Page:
They still refuse to accept that the time when minorities used to vote in a particular way is over. No where do the minorities vote blindly on the dotted line on the basis of religion. But the Congress continues to feel that this one issue could make them bounce back in the Assembly elections in West Bengal and Assam.
The political parties should give up the habit of hiding the truth. Put the facts as they really understand and explain to the people as to what their logic behind the argument is. It is really a matter of concern that for narrow electoral gains, some parties are resorting to creating sort of fear and are spreading lies that it would affect the Indian Muslims as well.
It is a matter of common sense that this Bill is not applicable to Indian citizens irrespective of which community they belong to. It only seeks to grant citizenship to the religious minorities who have come from Pakistan, Afghanistan and Bangladesh. This much the common man is clear in his mind.
What needs to be explained a little in detail to him is that CAB is applicable only to people belonging to Hindu, Jain, Buddhist, Sikhs, Parsi or Christian communities from these three countries who have come to India before 2014 due to religious persecution and already living in India will be able to apply for citizenship.
Another emerging new trend is in regard to the manner in which the proceedings in the legislative bodies are being conducted. The book on Parliamentary practices which is applicable to the State legislatives says that the Speaker has absolute powers and is supreme authority as far as the matter pertaining to legislative affairs are concerned.
But it was surprising to see that the Andhra Pradesh Assembly had passed a resolution empowering the Speaker to take action against Opposition members. In my nearly four decades of experience in covering Parliament and legislative bodies, I was given to understand that the Speaker is all powerful and members look forward for his direction on contentious issues.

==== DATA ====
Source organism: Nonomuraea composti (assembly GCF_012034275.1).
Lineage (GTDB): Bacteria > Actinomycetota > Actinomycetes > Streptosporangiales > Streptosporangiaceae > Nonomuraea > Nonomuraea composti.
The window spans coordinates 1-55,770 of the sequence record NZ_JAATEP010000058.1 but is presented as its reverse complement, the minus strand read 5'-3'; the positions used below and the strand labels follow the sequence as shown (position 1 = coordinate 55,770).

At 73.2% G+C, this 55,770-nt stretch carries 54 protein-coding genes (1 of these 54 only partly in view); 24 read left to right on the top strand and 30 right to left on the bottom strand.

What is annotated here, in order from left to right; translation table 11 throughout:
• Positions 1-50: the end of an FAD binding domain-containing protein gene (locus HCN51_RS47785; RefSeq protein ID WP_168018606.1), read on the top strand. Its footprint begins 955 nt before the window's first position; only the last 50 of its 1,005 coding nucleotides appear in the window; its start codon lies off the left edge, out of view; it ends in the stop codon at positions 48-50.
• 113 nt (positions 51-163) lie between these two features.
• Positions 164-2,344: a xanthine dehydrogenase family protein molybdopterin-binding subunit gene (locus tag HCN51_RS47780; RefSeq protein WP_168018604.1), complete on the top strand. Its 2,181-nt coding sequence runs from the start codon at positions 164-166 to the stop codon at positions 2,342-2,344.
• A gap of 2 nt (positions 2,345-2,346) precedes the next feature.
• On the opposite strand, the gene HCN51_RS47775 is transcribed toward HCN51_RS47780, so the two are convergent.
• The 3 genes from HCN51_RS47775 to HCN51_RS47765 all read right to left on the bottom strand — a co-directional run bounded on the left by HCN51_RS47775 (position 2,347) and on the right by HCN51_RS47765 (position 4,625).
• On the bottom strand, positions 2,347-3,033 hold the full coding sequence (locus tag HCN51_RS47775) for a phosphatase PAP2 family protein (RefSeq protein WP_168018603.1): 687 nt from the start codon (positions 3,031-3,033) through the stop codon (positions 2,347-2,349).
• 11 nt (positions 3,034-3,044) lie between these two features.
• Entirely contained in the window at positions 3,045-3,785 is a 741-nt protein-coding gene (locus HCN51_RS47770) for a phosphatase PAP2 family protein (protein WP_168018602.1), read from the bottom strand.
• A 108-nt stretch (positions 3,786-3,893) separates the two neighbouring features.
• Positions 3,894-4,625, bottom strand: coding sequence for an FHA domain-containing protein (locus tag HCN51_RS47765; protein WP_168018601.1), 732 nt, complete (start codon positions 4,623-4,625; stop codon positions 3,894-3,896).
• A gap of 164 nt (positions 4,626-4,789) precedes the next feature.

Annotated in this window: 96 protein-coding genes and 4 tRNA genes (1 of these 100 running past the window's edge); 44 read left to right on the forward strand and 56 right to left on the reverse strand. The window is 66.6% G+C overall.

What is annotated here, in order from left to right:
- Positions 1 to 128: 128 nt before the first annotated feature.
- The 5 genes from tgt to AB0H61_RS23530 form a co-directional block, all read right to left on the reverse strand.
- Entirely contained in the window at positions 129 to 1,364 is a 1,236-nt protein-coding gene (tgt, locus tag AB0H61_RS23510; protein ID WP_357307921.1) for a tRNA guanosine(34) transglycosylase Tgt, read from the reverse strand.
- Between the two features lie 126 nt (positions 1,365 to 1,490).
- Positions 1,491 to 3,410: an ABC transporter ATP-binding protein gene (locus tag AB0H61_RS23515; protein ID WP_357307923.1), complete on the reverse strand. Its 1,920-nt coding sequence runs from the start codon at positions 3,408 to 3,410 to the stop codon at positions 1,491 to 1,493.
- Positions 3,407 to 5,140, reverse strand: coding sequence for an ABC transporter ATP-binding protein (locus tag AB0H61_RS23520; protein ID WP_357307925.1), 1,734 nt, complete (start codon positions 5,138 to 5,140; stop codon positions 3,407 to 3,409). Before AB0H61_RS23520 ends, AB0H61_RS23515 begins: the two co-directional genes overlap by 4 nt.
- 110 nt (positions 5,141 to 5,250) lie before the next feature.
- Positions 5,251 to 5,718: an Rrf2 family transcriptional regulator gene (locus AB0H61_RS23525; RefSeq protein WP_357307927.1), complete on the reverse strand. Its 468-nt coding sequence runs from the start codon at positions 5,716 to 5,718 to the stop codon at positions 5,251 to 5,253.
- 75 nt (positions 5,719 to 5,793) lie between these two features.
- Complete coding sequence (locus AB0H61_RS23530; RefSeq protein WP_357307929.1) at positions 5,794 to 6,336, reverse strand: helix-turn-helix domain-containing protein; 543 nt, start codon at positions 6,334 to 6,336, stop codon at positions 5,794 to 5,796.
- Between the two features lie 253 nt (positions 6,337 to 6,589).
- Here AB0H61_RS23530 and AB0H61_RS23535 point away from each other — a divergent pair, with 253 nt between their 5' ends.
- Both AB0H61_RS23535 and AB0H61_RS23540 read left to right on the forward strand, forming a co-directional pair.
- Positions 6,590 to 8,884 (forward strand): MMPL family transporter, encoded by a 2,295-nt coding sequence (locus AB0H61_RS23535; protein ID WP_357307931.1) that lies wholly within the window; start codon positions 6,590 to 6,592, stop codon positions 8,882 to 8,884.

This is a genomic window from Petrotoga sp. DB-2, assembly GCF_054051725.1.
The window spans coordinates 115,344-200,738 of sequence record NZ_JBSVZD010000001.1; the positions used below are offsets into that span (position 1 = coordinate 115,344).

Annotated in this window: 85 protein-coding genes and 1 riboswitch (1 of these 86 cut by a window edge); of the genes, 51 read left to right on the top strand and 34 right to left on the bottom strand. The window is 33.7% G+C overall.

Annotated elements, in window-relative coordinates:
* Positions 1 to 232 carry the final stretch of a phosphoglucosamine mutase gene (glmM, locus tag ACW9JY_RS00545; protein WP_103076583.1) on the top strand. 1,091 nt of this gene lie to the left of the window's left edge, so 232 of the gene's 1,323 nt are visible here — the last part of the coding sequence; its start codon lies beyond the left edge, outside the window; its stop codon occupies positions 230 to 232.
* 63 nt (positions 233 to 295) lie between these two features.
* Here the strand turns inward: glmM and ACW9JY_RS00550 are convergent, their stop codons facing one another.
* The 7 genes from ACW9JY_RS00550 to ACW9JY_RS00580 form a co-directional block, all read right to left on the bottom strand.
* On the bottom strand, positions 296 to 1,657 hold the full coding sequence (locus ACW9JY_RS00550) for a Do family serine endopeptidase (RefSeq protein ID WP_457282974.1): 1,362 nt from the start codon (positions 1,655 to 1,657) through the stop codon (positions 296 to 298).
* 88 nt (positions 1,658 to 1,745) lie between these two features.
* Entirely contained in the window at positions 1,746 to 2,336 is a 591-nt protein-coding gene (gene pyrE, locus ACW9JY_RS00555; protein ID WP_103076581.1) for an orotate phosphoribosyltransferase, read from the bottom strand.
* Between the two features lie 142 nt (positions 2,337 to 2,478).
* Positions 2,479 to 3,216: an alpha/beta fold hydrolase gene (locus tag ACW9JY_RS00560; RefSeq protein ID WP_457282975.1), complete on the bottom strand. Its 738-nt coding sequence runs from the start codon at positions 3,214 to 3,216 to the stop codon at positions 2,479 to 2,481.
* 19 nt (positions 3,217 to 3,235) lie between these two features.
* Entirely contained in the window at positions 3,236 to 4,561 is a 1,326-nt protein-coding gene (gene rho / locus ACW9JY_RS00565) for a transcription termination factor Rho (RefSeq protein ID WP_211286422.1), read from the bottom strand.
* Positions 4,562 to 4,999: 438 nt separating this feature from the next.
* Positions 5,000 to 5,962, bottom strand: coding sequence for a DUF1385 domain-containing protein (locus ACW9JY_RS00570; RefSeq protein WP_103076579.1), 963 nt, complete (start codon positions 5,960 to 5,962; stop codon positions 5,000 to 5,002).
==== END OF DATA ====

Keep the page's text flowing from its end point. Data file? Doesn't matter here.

Now the situation seems to be different. On Thursday, the Opposition TDP legislators were stopped by Marshals as they tried to enter the house with placards and black badges. The gates were closed, and some arguments and some scuffle followed. Both the Opposition and the ruling party including the Chief Minister and the Leader of Opposition clashed with each other in the Assembly.
But both sides missed one important question. Who directed the marshals to close the gates? The marshals on their own cannot decide. It is the prerogative of the Speaker to take any such decision. In this case, did the Speaker direct the marshals to close the gates? This point was neither touched by the Opposition nor the ruling party and the Speaker too did not mention anything about it.
If he had said that it was his direction that no one should be allowed inside with placards or black badges, I am sure the Opposition would have lost its battle. But the precious time of the Assembly and public money was wasted in washing the dirty linen inside the house. Interestingly, the present generation seems to be enjoying the fight inside the Assembly. May be, we who belong to the old school are really outdated.